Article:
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Lamar Alexander: ‘I had a good win’

Sen. Lamar Alexander, center, and wife Honey, left, talk with Grayce Cabage, who has known Alexander all his life. The Tennessee senator beat back a tea party challenge Thursday night. (AP Photo/The Daily Times, Tom Sherlin)

The morning after his closer-than-expected victory in Tennessee's Republican primary, Sen. Lamar Alexander said his defeat of a little-known state legislator demonstrated that GOP incumbents don't have to run from their record to beat back the tea party.

"I had a good win, and I pretty well stuck to my guns," he said in a wide-ranging telephone interview.

Alexander became the second senator this week to be held under 50 percent in a primary, winning with 49.7 percent of the vote against 40.5 percent for state Rep. Joe Carr. Sen. Pat Roberts (R-Kansas) won by a similar margin in his primary Tuesday.

With Alexander's win, Senate Republican incumbents have shut out the Washington-based groups touting themselves as tea party backers, winning all six contested primaries in which some of those groups challenged sitting GOP senators. Alexander said he took away two lessons that he would impart on Republicans running in 2016. "If you have a solution to immigration, it is possible to come home and defend it," he said, having absorbed a large number of attacks from Carr's supporters for his 2013 vote for the Senate's comprehensive rewrite of immigration laws.

In campaign stops across the state, Alexander made a point of bringing up his controversial vote because he wanted to explain his position rather than leaving it entirely up to the other side to define it.

The second lesson: "Run a Colin Powell-type campaign. Have a clear objective and use overwhelming force."

By July 18, Alexander had raised nearly $6.4 million and spent $5.2 million, according to federal reports. At that point Carr had barely eclipsed $1.3 million raised, and had yet to spend $1 million.

"Congrats Lamar. You spent a lot of money to tell [Tennessee] voters you are not for #amnesty. Now show them you meant it," Laura Ingraham, the conservative talk radio host, wrote on Twitter Thursday night.

Ingraham played a key role in galvanizing opposition to Eric Cantor (R-Va.), who on June 10 became the first sitting House majority leader to ever lose a primary, a race in which his opponent focused on immigration and Cantor's constant presence around the country on the fundraising circuit.

Ingraham tried to replicate the Cantor phenomenon with Carr, but Alexander was never going to get pegged with the out-of-touch label in the Volunteer State. He spends an inordinate amount of time there and the last two weeks he crisscrossed the state on a bus tour.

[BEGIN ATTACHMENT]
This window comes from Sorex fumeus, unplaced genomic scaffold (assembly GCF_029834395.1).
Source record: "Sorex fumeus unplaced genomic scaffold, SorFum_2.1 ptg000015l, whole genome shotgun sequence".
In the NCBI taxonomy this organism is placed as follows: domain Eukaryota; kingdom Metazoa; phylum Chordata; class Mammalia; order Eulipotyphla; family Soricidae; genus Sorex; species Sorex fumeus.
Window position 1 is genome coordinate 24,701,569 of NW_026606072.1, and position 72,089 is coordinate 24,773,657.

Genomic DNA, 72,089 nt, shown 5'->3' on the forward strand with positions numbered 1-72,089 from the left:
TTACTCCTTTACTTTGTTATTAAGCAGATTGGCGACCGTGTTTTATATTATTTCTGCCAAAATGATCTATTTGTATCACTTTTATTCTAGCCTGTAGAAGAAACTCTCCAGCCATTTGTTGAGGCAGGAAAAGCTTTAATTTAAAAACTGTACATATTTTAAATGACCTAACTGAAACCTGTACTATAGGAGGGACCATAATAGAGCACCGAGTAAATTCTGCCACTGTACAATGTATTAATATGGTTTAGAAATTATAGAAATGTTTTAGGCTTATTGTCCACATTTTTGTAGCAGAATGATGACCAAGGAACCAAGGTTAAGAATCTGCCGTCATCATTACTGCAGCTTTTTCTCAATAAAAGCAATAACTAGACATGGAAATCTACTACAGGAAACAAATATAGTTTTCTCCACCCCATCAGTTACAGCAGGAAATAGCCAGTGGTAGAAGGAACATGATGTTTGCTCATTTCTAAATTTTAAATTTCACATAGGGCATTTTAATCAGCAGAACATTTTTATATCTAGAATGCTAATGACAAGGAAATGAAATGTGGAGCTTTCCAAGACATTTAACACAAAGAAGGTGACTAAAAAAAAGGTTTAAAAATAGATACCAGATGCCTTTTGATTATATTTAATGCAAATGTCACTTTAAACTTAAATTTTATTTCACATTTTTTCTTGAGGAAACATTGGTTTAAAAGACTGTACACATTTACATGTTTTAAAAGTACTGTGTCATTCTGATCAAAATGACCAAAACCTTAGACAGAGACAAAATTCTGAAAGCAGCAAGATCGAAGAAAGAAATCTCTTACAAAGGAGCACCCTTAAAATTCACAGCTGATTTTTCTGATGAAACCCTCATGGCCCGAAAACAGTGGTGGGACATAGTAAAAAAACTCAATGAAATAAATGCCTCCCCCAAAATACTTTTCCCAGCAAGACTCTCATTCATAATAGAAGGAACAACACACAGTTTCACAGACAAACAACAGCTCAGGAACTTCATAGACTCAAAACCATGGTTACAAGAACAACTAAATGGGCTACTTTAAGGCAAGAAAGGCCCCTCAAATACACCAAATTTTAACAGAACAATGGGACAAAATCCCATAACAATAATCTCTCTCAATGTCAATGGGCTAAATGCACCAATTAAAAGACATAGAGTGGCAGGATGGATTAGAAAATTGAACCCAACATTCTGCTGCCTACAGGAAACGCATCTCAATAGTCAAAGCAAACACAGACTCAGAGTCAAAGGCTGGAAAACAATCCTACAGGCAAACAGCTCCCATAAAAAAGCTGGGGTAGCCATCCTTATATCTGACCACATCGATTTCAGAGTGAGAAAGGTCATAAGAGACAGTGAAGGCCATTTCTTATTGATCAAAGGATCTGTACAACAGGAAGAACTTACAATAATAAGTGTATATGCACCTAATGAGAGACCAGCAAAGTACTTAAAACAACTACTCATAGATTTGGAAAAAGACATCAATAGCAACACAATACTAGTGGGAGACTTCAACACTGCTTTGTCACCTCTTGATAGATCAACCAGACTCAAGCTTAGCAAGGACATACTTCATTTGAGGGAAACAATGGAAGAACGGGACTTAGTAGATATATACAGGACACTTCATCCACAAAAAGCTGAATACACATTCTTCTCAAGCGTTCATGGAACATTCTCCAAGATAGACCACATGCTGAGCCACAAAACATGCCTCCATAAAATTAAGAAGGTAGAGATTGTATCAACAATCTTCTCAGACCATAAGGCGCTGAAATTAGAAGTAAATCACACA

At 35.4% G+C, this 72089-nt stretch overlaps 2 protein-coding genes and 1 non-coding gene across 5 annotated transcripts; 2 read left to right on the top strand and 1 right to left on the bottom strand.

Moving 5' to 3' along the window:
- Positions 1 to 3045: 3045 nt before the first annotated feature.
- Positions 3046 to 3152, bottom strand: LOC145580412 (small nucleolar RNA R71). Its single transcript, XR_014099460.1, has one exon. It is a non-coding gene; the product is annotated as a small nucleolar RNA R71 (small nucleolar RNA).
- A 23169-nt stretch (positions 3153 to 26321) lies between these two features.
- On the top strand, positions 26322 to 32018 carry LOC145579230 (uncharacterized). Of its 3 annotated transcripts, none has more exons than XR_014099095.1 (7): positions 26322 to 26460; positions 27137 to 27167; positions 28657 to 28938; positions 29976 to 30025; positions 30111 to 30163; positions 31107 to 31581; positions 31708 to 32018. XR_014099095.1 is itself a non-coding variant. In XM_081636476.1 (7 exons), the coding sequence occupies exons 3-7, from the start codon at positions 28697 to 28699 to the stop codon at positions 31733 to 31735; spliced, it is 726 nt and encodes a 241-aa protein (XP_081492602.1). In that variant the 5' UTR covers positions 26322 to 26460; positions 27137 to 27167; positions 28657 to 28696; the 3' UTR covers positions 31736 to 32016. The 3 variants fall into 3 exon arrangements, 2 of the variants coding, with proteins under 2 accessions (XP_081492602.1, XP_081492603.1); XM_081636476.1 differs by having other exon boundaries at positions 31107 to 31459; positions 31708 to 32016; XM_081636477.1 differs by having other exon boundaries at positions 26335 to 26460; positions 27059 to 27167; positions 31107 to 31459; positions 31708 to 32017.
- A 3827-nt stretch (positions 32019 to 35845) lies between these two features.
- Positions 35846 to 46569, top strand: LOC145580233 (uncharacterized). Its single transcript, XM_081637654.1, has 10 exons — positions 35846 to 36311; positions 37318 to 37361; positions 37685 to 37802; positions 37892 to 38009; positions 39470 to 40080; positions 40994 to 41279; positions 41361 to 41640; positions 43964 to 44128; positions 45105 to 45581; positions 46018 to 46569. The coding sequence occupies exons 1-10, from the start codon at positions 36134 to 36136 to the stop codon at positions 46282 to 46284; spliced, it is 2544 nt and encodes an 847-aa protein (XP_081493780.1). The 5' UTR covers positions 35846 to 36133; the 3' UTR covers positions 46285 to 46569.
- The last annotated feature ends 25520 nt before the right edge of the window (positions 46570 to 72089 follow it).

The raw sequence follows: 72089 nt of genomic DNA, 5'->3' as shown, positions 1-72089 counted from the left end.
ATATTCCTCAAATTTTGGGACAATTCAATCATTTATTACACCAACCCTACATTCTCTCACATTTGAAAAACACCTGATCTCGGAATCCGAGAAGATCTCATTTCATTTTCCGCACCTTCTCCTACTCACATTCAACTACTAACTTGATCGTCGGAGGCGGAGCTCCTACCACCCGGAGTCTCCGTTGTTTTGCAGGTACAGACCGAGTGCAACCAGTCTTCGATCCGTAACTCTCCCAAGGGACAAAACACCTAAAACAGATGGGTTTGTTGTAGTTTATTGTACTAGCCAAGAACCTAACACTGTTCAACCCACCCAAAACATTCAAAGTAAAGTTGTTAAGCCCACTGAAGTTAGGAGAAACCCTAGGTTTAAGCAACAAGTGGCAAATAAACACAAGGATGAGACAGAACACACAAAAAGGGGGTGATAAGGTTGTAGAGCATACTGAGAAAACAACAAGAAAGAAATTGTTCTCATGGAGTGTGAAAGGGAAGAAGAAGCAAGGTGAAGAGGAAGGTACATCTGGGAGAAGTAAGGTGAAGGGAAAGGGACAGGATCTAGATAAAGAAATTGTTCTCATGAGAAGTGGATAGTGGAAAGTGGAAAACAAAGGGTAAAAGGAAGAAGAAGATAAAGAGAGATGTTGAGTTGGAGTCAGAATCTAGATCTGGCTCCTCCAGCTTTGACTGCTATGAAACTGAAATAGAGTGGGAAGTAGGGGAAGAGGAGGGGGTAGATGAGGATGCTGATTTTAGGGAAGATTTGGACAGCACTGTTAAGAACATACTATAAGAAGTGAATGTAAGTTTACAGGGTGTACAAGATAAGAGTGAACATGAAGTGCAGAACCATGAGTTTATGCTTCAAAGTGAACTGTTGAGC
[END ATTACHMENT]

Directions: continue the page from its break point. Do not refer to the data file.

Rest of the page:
Still, given the closer-than-expected results, Alexander needed to spend every dollar and trek every mile across the state, or else he might have lost. "The composition of the primary is so different than when I was first elected governor in 1978," he confided.

Back then about 250,000 people voted in the Republican primary, and 700,000 voted in the Democratic primary. By 2002, when he first won his Senate seat, about 400,000 voted in his GOP primary victory (54 percent of vote) over a congressman from west Tennessee.

Thursday, almost 700,000 voters cast ballots in the Republican primary and less than 250,000 voted in the Democratic primary. Those new Republican voters predominantly hail from west Tennessee, where they were formerly conservative Democrats; now, they are among the most angry voters toward President Obama and establishment Republicans.

Alexander's pollster, Whit Ayres, had repeatedly put out polls showing the incumbent leading by more than 25 points, but each one had him the low 50s and had a large bloc of undecided voters. It appears that almost every late-breaking voter went to Carr or one of the five other challengers on the ballot.

For that, Alexander credited his opponents with harnessing the crisis of tens of thousands of unaccompanied minors from Central America appearing on the Mexican border, which inflamed passion around the immigration issue.

"It was not the major issue until the last two to three weeks. The border crisis lit a fire under it," Alexander said. By Thursday, he said, immigration was matching Obama's health law and the federal debt as issues that conservatives cared about.

He declined to run any negative ads on television or radio largely because of the lessons from Cantor, who ran a heavily negative campaign on air against a challenger almost no one in the Richmond area had heard of. "He spent a lot of money making his opponent well known early on," Alexander said.

Instead, he ran a bounty of positive ads with testimonials from the likes of former Arkansas governor Mike Huckabee.

Alexander's win stands out from other convincing wins by Senate Republicans against primary challengers, notably Sens. John McCain (R-Ariz.) in 2010, Orrin Hatch (R-Utah) in 2012 and Mitch McConnell (R-Ky.) earlier this spring: Those three used the "Powell Doctrine" of overwhelming force, but they also used sharp negative campaigns against opponents and won by large margins.

Alexander said he's not concerned about his margin, because he comes from a conservative state, ran against six challengers and came away with half the votes on a night when the race was called early.

"If you win by 10 points," he said, "that's a big win."

Paul Kane covers Congress and politics for the Washington Post.



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